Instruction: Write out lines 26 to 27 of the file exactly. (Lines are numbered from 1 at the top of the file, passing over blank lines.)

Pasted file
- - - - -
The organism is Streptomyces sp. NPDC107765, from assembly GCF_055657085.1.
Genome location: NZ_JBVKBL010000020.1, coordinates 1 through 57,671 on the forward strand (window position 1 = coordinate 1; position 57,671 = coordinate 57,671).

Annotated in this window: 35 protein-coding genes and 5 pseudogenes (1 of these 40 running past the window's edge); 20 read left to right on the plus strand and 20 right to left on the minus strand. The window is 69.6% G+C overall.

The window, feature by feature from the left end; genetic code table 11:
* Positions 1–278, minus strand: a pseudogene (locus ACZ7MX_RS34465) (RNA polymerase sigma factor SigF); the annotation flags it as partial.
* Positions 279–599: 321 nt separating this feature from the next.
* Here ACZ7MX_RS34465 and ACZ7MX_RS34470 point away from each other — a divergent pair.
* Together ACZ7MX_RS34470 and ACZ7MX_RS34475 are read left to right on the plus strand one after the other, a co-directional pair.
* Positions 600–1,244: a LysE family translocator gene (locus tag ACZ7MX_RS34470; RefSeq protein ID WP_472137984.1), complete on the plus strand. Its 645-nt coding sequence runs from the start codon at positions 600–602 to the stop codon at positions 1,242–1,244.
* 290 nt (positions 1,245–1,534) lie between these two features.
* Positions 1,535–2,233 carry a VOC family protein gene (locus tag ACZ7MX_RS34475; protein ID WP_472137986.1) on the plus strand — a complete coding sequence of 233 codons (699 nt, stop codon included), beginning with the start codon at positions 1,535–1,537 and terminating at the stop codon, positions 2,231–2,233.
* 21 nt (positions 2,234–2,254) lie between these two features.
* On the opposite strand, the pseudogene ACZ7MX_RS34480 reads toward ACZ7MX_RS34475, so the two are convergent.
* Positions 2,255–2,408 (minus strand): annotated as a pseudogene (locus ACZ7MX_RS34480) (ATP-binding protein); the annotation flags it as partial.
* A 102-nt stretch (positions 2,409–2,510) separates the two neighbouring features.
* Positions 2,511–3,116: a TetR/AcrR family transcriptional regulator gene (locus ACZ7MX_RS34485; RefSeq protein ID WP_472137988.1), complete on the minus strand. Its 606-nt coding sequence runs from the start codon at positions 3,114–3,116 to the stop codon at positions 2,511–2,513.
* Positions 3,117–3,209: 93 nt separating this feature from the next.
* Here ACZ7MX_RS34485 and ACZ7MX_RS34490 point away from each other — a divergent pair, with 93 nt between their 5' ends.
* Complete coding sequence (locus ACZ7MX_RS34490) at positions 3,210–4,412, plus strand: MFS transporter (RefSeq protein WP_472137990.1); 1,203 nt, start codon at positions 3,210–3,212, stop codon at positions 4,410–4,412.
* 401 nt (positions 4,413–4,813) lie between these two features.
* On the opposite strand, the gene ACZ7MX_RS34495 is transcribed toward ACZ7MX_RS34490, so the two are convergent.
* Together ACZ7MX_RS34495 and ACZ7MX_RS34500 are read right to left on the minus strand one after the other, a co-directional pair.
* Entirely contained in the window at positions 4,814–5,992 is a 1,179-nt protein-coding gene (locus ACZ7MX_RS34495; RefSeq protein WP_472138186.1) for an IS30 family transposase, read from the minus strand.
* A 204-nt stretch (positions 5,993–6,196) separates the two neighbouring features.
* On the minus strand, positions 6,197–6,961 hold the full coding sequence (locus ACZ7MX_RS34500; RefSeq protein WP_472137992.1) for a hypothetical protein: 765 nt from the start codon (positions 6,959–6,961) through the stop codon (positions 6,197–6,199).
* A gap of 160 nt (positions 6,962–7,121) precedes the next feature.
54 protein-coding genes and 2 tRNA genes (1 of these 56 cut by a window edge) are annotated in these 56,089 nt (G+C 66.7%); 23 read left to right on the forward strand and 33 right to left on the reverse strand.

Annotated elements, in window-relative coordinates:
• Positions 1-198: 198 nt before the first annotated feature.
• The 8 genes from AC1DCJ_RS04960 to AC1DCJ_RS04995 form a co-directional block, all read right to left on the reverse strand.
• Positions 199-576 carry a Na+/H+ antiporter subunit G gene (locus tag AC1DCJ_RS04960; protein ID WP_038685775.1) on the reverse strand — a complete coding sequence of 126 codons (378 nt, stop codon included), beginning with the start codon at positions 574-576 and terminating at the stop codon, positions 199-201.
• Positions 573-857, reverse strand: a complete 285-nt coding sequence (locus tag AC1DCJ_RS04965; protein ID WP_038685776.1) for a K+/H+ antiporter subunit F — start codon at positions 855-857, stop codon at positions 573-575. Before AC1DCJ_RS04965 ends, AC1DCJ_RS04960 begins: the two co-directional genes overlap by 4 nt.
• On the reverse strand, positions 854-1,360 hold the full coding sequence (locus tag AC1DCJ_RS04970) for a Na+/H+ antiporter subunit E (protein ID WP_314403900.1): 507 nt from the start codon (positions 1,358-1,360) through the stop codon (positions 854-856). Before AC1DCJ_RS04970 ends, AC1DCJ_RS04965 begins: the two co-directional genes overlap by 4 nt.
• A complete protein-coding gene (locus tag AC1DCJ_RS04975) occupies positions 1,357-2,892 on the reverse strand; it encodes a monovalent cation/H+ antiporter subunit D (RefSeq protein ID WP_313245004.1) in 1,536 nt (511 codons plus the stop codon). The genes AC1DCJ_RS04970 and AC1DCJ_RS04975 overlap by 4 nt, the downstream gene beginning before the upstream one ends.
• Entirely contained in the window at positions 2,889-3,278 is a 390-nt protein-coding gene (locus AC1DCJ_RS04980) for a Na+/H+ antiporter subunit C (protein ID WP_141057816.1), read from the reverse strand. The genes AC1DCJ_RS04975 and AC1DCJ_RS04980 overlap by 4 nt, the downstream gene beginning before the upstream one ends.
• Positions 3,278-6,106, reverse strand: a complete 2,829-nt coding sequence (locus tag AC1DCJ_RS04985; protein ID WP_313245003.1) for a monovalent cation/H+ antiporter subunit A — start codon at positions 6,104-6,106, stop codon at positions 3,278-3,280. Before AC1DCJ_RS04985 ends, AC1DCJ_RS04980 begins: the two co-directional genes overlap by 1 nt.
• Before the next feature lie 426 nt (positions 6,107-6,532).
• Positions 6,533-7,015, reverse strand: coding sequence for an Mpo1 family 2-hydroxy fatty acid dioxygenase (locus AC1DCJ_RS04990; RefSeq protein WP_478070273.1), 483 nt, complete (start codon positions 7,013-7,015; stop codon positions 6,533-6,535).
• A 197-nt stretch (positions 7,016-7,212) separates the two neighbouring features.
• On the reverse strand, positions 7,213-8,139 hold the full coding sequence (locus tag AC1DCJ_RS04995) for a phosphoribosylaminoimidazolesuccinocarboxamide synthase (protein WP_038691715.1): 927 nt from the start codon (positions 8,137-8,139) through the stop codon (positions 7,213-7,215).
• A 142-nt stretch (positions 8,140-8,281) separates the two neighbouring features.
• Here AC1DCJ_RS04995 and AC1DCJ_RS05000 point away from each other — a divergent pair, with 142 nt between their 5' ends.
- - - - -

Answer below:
* A gap of 160 nt (positions 6,962–7,121) precedes the next feature.
54 protein-coding genes and 2 tRNA genes (1 of these 56 cut by a window edge) are annotated in these 56,089 nt (G+C 66.7%); 23 read left to right on the forward strand and 33 right to left on the reverse strand.